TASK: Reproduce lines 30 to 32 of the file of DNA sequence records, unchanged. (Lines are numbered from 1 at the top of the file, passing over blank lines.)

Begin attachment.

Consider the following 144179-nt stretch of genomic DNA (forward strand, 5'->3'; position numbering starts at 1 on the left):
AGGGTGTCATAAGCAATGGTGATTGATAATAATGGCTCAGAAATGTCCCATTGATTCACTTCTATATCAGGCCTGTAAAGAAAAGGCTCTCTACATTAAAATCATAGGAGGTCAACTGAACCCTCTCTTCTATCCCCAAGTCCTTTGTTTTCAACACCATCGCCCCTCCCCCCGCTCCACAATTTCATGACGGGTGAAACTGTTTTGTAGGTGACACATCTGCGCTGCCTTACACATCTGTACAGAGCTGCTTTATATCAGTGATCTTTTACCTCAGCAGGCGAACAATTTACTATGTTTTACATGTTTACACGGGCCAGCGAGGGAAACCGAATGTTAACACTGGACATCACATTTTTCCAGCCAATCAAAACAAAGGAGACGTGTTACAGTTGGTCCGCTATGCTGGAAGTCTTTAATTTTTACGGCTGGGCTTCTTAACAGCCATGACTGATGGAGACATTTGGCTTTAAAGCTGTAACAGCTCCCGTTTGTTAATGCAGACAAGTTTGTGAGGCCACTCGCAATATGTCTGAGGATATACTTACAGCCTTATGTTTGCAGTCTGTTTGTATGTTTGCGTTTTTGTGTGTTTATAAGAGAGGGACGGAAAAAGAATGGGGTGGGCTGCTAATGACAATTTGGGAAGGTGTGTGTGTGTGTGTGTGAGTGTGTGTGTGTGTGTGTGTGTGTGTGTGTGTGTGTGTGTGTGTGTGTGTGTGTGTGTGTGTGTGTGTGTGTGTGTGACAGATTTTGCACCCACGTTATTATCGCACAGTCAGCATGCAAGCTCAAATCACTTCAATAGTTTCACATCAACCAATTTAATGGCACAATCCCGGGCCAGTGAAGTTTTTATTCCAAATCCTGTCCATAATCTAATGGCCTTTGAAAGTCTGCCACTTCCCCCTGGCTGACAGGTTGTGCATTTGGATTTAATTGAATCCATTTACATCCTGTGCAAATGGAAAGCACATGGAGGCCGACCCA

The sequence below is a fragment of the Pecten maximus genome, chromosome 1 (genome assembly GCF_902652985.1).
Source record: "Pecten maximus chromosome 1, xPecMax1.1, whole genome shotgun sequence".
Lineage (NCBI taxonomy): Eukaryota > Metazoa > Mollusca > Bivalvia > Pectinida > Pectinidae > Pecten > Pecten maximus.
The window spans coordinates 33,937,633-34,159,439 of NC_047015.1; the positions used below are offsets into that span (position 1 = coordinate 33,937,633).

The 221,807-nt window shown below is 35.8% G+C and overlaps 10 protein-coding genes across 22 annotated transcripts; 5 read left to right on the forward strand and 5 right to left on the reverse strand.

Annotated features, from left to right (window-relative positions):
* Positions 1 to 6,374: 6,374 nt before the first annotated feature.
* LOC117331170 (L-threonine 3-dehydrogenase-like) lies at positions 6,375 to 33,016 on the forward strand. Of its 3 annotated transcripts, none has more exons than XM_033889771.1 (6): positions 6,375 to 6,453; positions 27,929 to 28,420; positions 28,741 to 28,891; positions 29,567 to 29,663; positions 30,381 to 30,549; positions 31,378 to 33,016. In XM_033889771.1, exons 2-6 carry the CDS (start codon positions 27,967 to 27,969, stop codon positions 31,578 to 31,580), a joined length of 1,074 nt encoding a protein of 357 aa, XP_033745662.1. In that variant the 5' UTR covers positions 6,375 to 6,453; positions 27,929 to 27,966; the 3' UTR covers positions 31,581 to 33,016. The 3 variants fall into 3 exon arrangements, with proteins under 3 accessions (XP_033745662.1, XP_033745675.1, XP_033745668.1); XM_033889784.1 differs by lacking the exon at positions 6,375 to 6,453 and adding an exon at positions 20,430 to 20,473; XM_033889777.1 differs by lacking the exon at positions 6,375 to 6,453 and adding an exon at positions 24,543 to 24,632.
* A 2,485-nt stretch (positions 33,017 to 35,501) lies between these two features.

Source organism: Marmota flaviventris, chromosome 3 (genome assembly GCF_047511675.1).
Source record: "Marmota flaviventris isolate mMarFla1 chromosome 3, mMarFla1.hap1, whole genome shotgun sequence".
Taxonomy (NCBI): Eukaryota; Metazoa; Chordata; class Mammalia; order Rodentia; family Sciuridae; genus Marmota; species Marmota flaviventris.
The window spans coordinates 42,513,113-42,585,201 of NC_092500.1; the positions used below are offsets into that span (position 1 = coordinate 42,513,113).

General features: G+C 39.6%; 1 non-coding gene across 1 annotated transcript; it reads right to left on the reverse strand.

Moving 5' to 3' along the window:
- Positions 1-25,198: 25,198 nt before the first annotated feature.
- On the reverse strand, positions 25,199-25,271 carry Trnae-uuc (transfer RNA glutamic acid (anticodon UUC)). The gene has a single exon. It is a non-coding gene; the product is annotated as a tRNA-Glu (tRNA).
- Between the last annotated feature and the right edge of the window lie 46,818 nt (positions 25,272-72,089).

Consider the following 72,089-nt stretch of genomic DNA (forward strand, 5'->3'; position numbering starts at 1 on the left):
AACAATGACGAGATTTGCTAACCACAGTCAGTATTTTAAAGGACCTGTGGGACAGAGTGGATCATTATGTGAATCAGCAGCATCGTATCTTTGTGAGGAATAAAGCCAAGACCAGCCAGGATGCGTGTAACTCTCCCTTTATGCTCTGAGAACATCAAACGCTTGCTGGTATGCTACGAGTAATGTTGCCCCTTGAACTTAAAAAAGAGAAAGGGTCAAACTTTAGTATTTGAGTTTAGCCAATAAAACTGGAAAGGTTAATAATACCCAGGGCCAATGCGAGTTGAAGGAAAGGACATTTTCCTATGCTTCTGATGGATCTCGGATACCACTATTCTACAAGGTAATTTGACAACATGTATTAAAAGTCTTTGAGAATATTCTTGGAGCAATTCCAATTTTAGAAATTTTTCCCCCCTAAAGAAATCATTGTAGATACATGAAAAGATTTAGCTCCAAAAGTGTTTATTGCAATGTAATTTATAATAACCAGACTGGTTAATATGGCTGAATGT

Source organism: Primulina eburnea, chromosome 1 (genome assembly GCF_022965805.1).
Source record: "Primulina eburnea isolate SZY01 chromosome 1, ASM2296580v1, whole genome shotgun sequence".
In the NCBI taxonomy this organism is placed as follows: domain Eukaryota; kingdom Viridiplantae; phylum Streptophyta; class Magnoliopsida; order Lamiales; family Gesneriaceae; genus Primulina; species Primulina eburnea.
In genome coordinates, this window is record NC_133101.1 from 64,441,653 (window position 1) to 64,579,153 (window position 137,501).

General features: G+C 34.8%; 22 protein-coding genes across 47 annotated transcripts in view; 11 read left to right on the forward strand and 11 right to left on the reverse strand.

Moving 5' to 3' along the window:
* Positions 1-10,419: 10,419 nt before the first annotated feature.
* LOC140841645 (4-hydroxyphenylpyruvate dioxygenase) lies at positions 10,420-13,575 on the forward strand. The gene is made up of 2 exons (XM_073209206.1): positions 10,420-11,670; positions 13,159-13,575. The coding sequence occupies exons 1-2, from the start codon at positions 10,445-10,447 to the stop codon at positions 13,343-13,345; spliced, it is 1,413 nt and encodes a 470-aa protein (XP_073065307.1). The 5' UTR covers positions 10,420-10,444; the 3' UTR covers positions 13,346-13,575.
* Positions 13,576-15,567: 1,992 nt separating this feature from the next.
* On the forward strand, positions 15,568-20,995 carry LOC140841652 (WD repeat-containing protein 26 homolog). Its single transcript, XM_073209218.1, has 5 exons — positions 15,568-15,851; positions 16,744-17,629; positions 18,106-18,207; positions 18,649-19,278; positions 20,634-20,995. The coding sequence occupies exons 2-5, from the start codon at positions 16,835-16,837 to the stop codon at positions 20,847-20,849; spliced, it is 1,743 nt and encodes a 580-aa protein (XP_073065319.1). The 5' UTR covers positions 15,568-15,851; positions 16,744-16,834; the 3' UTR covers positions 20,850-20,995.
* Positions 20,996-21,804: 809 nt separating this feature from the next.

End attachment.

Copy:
* LOC140841645 (4-hydroxyphenylpyruvate dioxygenase) lies at positions 10,420-13,575 on the forward strand. The gene is made up of 2 exons (XM_073209206.1): positions 10,420-11,670; positions 13,159-13,575. The coding sequence occupies exons 1-2, from the start codon at positions 10,445-10,447 to the stop codon at positions 13,343-13,345; spliced, it is 1,413 nt and encodes a 470-aa protein (XP_073065307.1). The 5' UTR covers positions 10,420-10,444; the 3' UTR covers positions 13,346-13,575.
* Positions 13,576-15,567: 1,992 nt separating this feature from the next.
* On the forward strand, positions 15,568-20,995 carry LOC140841652 (WD repeat-containing protein 26 homolog). Its single transcript, XM_073209218.1, has 5 exons — positions 15,568-15,851; positions 16,744-17,629; positions 18,106-18,207; positions 18,649-19,278; positions 20,634-20,995. The coding sequence occupies exons 2-5, from the start codon at positions 16,835-16,837 to the stop codon at positions 20,847-20,849; spliced, it is 1,743 nt and encodes a 580-aa protein (XP_073065319.1). The 5' UTR covers positions 15,568-15,851; positions 16,744-16,834; the 3' UTR covers positions 20,850-20,995.